The Velar’s interior looks high-tech and luxurious, but only if you avoid entry levels models. The car’s infotainment systems look cool, but they’re not very intuitive to use
Mid-range Range Rover Velar cars come full of high-tech features but entry-level models have to make do with a slightly disappointing equipment list. You don’t get leather seats or satellite navigation as standard (which seems a little mean on a £45,000 car) and lumbar support (to help reduce back ache on long journeys) is only standard on range-topping HSE versions that cost around £62,500
Thankfully, all models get a futuristic-looking dual-screen infotainment system and a smart, minimalist dashboard with plenty of leather and soft-touch plastic trims. High-spec Range Rover Velar SE cars and above get an additional digital screen in place of conventional analogue dials while top-spec HSE versions come with plusher leather upholstery too. Unfortunately, you’ll still find some brittle, scratchy surfaces around the door bins and under the centre console.
You can get a range of aluminium, ash and carbon fibre trims to personalise the cabin but they’ll set you back anywhere from a fairly reasonable £80 to a rather excessive £1,215 depending on the materials you pick.
The optional sliding panoramic glass roof helps make the cabin feel as airy as possible. It’s standard on First Edition cars but a £1,395 option on every other Range Rover Velar. If you don’t want to stretch to the sliding version, there’s a slightly more affordable £1,115 fixed option.
The Velar’s stylish cabin comes packed with more glossy screens than an Apple store, but they can be a little confusing to use when you’re driving
Every Range Rover Velar come with a dual-screen touchscreen infotainment system built into the dashboard and centre console. All the car’s infotainment and heating functions are controlled through these two 10-inch screens so there’s no need for a multitude of ugly buttons.
The top screen is dedicated to Bluetooth, DAB digital radio and (in S models and above) satellite navigation features. The numerous menu icons are quite small and there aren’t any physical shortcut buttons so you’ll have to take your eyes off the road for some time to make sure you press the right part of the screen.
The screen itself is reasonably responsive but the slightly illogical menu layouts mean it’s not particularly easy to input a destination into the sat nav. Thankfully, it’s much simpler to add a waypoint or swipe across the map to preview your route.
Adjusting the cabin temperature using the lowermost infotainment screen isn’t quite as easy as using a Range Rover Sport’s conventional dials and knobs. You’ll have to first select which feature you want to tweak before using the large circular dials to bump the temperature up or down. This doesn’t just take longer than you might be used to, it means you’ll have to spend quite some time staring down at the centre console when you should be concentrating on driving.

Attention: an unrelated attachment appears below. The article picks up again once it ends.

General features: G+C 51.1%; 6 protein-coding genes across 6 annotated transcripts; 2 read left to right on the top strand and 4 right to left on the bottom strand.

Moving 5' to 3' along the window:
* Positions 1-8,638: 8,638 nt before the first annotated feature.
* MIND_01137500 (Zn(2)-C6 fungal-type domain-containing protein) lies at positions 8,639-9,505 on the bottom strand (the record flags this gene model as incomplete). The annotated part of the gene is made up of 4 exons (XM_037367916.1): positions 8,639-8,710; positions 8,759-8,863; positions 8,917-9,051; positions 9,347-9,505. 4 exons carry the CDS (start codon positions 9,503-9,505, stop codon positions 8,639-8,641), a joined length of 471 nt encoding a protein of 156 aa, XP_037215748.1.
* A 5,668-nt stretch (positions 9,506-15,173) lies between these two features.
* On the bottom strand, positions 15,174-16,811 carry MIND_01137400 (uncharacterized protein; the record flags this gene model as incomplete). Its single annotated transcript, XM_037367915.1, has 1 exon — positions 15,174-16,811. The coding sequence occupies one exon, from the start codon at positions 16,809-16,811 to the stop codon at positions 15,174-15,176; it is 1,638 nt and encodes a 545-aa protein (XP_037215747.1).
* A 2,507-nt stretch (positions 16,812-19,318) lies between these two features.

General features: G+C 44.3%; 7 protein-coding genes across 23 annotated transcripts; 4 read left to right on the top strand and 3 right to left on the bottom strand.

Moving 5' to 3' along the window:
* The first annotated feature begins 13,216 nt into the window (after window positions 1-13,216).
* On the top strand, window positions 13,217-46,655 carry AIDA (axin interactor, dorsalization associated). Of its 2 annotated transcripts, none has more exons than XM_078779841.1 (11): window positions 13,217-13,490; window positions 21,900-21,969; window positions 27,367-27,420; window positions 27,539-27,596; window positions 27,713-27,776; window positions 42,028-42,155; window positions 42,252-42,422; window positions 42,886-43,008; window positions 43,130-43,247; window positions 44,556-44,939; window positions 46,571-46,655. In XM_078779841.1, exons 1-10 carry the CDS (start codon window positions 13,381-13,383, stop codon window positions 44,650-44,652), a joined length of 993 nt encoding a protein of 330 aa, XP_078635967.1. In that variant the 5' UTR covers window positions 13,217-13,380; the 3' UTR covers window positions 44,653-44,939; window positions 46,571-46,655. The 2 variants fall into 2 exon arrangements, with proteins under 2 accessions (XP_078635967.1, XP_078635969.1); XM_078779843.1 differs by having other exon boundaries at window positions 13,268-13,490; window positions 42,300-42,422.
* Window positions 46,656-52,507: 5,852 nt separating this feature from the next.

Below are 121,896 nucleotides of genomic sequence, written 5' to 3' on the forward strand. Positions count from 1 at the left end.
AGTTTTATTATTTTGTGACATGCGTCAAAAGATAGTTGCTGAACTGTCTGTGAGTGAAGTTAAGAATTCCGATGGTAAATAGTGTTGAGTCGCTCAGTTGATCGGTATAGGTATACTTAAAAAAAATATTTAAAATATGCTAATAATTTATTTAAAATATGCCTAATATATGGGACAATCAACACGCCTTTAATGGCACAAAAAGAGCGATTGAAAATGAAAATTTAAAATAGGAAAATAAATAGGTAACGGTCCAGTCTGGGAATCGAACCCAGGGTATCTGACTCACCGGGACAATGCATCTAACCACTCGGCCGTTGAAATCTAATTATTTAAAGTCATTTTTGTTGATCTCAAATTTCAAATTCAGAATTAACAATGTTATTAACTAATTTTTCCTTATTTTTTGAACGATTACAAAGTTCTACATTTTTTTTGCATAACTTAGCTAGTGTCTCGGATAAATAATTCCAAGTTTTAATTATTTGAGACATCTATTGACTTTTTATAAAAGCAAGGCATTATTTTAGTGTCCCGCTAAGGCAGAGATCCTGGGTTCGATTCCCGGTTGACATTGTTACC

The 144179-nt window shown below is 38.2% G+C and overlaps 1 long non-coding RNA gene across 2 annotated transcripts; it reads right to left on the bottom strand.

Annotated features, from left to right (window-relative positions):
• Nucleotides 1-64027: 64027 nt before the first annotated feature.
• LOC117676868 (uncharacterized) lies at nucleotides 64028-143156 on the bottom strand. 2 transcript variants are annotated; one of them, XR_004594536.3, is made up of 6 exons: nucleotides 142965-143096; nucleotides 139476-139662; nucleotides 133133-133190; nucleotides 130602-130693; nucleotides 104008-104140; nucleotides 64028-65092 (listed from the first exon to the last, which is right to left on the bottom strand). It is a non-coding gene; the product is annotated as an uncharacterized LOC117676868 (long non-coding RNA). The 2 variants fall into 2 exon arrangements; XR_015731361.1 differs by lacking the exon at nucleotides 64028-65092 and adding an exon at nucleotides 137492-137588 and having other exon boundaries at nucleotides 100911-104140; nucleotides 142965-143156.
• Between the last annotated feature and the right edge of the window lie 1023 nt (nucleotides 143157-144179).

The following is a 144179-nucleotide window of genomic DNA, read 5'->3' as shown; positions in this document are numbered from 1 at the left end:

Unfortunately, you can’t get Apple CarPlay or Android Auto smartphone mirroring on any Range Rover Velar cars but you do get Land Rover’s own basic smartphone integration as standard on S cars and above. It’ll allow you to use a selection of apps, such as Spotify, through the car’s screens but it’s not quite as easy to use as the more mainstream Apple or Android systems.
A more modern-feeling feature is the digital driver’s display you get as standard on Range Rover Velar SE and HSE models. It replaces conventional analogue dials with a configurable high-resolution screen. It certainly compliments the rest of the Range Rover’s futuristic cabin but the odd touchpad-style controls on the steering wheel mean it isn’t quite as user-friendly as the Audi Q5’s similar Virtual Cockpit system.
If you have £2,225 burning a hole in your pocket (and you regularly carry passengers in the back) you might want to consider adding the rear-seat infotainment screens. This option comes with two eight-inch displays on the backs of the front headrests and some HDMI video inputs behind the rear armrest. Rather annoyingly, you’ll have to hand over an extra £880 if you want to be able to watch digital TV and they don’t come with touchscreen controls – instead you have to use a rather old-fashioned (and easy to lose) TV-style remote.
The Range Rover Velar‘s standard eight-speaker stereo sounds OK for an upmarket SUV but the upgraded Meridian systems in all but entry-level models are a marked improvement. S models have 11 speakers, SE versions come with 17 and there’s a 23-speaker system available from £1,550 if you fancy pumping out Glastonbury-volume tunes in a Waitrose car park.